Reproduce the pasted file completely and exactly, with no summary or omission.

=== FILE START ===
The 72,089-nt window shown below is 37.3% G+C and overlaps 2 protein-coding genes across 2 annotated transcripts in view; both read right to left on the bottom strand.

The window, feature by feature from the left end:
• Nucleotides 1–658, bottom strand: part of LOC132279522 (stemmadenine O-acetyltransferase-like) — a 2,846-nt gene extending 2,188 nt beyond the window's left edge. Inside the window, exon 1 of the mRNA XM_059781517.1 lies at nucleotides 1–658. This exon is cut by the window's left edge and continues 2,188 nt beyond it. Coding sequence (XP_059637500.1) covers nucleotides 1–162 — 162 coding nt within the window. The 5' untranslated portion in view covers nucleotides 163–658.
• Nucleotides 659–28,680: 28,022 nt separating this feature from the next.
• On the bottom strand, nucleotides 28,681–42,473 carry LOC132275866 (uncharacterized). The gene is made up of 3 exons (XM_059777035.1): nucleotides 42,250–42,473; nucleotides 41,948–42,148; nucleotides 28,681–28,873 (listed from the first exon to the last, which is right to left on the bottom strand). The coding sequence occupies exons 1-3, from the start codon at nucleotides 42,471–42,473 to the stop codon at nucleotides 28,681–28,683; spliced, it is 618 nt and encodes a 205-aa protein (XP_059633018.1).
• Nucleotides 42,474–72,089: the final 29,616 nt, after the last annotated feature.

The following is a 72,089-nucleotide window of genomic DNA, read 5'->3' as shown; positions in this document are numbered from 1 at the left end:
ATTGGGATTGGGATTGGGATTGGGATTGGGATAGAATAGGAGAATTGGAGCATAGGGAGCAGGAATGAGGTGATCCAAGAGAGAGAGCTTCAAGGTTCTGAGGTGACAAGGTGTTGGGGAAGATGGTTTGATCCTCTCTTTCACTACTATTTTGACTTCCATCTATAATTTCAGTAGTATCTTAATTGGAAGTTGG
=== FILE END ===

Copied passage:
The 72,089-nt window shown below is 37.3% G+C and overlaps 2 protein-coding genes across 2 annotated transcripts in view; both read right to left on the bottom strand.

The window, feature by feature from the left end:
• Nucleotides 1–658, bottom strand: part of LOC132279522 (stemmadenine O-acetyltransferase-like) — a 2,846-nt gene extending 2,188 nt beyond the window's left edge. Inside the window, exon 1 of the mRNA XM_059781517.1 lies at nucleotides 1–658. This exon is cut by the window's left edge and continues 2,188 nt beyond it. Coding sequence (XP_059637500.1) covers nucleotides 1–162 — 162 coding nt within the window. The 5' untranslated portion in view covers nucleotides 163–658.
• Nucleotides 659–28,680: 28,022 nt separating this feature from the next.
• On the bottom strand, nucleotides 28,681–42,473 carry LOC132275866 (uncharacterized). The gene is made up of 3 exons (XM_059777035.1): nucleotides 42,250–42,473; nucleotides 41,948–42,148; nucleotides 28,681–28,873 (listed from the first exon to the last, which is right to left on the bottom strand). The coding sequence occupies exons 1-3, from the start codon at nucleotides 42,471–42,473 to the stop codon at nucleotides 28,681–28,683; spliced, it is 618 nt and encodes a 205-aa protein (XP_059633018.1).
• Nucleotides 42,474–72,089: the final 29,616 nt, after the last annotated feature.

The following is a 72,089-nucleotide window of genomic DNA, read 5'->3' as shown; positions in this document are numbered from 1 at the left end:
ATTGGGATTGGGATTGGGATTGGGATTGGGATAGAATAGGAGAATTGGAGCATAGGGAGCAGGAATGAGGTGATCCAAGAGAGAGAGCTTCAAGGTTCTGAGGTGACAAGGTGTTGGGGAAGATGGTTTGATCCTCTCTTTCACTACTATTTTGACTTCCATCTATAATTTCAGTAGTATCTTAATTGGAAGTTGG